Fun in the late summer sun
According to a recent study*, British people will spend about four and a half months of their lives talking about the weather. Apparently, it’s such a good topic of conversation because the weather tends to be so variable. Your weather conversations may get a lot more predictable during the late summer months as its forecasted to be hot and dry.
What can we do to make the most of it? The UK is amazing – from castles to coastlines, parks to palaces – there’s something to explore and discover to suit every taste and budget. But unfortunately, we don’t often get the weather that makes spending time outside all that enjoyable. If we do, we need to make the most of it and head into the great outdoors this summer.
• Go to the beach.
The UK has 7,800 miles of coastline and we’re all within 70 miles of a beach. Our famously varied coastline can be secluded, dramatic, windswept and sandy – but not normally a place to bask in the sun. Be aware that the water will still be chilly. But what is lacking in warm water we make up for in beauty with opportunities for walking, surfing, exploring, and wildlife watching. If you’re going with younger children, your activities could include building sandcastles, looking in rockpools, collecting shells or flying kites. Find your nearest beach here.
• Visit an urban park
Many of England's towns and cities have free parks that are more than simply green spaces. From London to Cardiff, Aberdeen to Suffolk and everywhere in between, there are public parks – free, picturesque open spaces made specifically for our enjoyment. London's Richmond Park has its herds of deer, stunning garden, secret woodlands and a tea house overlooking the whole of London. Platt Fields in Manchester boasts an enchanting blend of natural and man-made beauty – a lake, trails and community gardens. York's Museum Gardens is one for history lovers with its ruins of a 900-year-old Benedictine abbey, a Roman fortress, a medieval hospital, and more. Find out what park is near you here.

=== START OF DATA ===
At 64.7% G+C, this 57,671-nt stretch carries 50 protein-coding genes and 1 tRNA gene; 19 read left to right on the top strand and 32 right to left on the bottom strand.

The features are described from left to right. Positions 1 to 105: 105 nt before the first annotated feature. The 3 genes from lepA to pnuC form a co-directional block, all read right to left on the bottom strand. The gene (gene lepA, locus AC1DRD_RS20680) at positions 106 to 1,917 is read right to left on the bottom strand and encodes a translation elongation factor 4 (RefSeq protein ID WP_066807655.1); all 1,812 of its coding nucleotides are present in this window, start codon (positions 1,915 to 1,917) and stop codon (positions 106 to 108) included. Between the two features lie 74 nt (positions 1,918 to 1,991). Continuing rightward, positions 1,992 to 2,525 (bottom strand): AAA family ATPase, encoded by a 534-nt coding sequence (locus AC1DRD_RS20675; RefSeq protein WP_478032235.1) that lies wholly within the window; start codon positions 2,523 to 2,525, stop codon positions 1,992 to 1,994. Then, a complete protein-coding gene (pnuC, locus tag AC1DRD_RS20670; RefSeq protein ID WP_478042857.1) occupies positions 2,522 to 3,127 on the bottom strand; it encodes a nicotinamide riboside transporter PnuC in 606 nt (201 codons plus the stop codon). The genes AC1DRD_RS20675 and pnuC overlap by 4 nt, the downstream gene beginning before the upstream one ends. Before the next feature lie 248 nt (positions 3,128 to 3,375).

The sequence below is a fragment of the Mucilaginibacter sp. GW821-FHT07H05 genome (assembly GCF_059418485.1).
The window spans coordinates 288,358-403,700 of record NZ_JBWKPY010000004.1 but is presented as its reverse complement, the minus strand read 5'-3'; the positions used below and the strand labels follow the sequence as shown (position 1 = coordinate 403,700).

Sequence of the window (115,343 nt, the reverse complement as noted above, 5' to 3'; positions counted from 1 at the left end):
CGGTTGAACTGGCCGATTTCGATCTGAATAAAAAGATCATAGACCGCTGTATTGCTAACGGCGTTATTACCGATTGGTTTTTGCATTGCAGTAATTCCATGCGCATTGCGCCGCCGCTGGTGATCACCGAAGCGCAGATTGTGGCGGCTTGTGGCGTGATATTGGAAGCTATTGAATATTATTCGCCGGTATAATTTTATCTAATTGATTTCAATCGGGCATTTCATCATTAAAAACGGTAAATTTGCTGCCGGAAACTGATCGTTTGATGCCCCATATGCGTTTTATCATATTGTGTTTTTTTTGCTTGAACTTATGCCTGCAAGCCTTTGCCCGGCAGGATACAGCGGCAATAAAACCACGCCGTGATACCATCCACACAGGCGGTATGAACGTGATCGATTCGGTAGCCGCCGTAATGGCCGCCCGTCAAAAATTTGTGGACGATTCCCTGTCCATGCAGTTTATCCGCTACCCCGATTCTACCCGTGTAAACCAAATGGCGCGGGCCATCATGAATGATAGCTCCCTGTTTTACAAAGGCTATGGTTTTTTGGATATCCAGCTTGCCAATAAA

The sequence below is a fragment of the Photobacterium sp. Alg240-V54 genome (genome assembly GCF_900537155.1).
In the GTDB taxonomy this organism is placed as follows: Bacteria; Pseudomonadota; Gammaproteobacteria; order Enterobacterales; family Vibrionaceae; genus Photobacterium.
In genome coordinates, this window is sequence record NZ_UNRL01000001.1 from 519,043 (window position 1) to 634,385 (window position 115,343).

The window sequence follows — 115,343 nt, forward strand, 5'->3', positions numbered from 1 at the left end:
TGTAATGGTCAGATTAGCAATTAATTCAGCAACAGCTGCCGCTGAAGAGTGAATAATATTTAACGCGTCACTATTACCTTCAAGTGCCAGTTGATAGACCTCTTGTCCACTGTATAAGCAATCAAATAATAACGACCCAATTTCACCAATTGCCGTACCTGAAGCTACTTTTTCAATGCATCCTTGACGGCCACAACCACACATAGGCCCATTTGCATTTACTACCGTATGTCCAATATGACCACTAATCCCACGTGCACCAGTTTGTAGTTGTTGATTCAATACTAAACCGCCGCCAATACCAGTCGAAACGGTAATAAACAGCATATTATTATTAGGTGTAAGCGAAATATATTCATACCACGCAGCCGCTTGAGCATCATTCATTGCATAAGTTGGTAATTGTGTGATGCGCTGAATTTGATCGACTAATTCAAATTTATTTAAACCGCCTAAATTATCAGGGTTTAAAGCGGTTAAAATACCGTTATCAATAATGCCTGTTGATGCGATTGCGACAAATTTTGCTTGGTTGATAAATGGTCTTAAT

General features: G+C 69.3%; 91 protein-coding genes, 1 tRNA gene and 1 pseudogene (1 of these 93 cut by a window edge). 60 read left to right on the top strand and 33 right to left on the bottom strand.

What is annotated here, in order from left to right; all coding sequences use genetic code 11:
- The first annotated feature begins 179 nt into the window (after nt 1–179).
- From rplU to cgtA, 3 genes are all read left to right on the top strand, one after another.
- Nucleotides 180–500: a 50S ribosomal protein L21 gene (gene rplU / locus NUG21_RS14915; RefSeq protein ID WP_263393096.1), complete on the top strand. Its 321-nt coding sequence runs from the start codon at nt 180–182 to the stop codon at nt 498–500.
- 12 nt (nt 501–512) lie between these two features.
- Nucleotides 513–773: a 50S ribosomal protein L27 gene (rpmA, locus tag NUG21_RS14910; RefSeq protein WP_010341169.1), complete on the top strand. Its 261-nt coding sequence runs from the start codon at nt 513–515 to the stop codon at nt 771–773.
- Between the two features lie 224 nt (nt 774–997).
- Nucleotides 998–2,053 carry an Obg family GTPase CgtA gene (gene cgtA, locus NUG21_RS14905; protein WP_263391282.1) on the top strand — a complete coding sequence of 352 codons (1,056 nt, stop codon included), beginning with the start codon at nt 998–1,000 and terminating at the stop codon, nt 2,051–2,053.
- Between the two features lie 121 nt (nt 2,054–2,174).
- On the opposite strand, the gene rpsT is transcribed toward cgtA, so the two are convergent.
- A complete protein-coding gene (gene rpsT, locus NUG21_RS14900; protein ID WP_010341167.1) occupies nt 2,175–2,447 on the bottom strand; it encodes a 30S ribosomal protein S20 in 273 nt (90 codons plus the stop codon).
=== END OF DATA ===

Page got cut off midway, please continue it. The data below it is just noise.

• Jump on your bike
We’re increasingly becoming a nation of cyclists – a bicycle is sold roughly every 10 seconds – and the number of cycle paths, mountain biking trails, and long-distance cycle routes grows by the day. If you’re interested in cycling you can check out the cycle routes in the UK here.
• Travel through Time
The UK is a treasure trove of award-winning heritage attractions, interactive museums and visitor centres, commemorative memorials and UNESCO World Heritage sites. Sunny weather will help make the most of those in the great outdoors. Things like exploring the miles of free paths and trails around the remains of Hadrian’s Wall – the Northern most frontier of the Roman Empire –between Carlisle and Newcastle? You’ll find major Roman sites, forts, and museums as well as countless mile-castles and turrets. Stonehenge may be the most famous but Castlerigg Stone Circle in the Lake District is 3,000 years old and offers unforgettable views of the surrounding mountains and is completely free of charge. Or you could choose to feel dwarfed by nature and history on the beautiful 95-mile stretch of Jurassic Coast in Dorset. The layers of sedimentary rock tell the history of Earth over 185 million years with the cliffs and beaches peppered with fossils. Visit England’s site can give an overview of what’s on offer in the UK to suit your interest in history:
The fun doesn’t have to be restricted to daylight hours. When those long hot days inevitably lead into warmer nights, why not head out of the house into the cooler night air?
• Go Star Spotting
Stargazing is a simple way to bring science alive and to experience the beauty of the natural world. The National Trust has plenty of tips to get you started– including what to look for and great spots for star gazing in the UK if you feel like venturing away from home:
• Camp in the garden
You can set up a tent in the garden for a home-based camping adventure. You may want to stay in the tent overnight with your older children, who will enjoy how grown up it feels to help you put up the tent and then sleep inside with you. For little ones, an hour or two may be enough, but they will enjoy the novelty.
When planning outside activities, stay sun safe. Stay out of the sun between 11am and 3pm, when the sun is at its hottest, and drink plenty of water.
The best way to enjoy the sun safely is to use a combination of shade, clothing and sunscreen.
• SLIP on sun protective clothing
• SLOP on some sun screen
• SLAP on a hat
• SEEK shade
For more advice about staying safe in the sun, please see our recent article on this subject.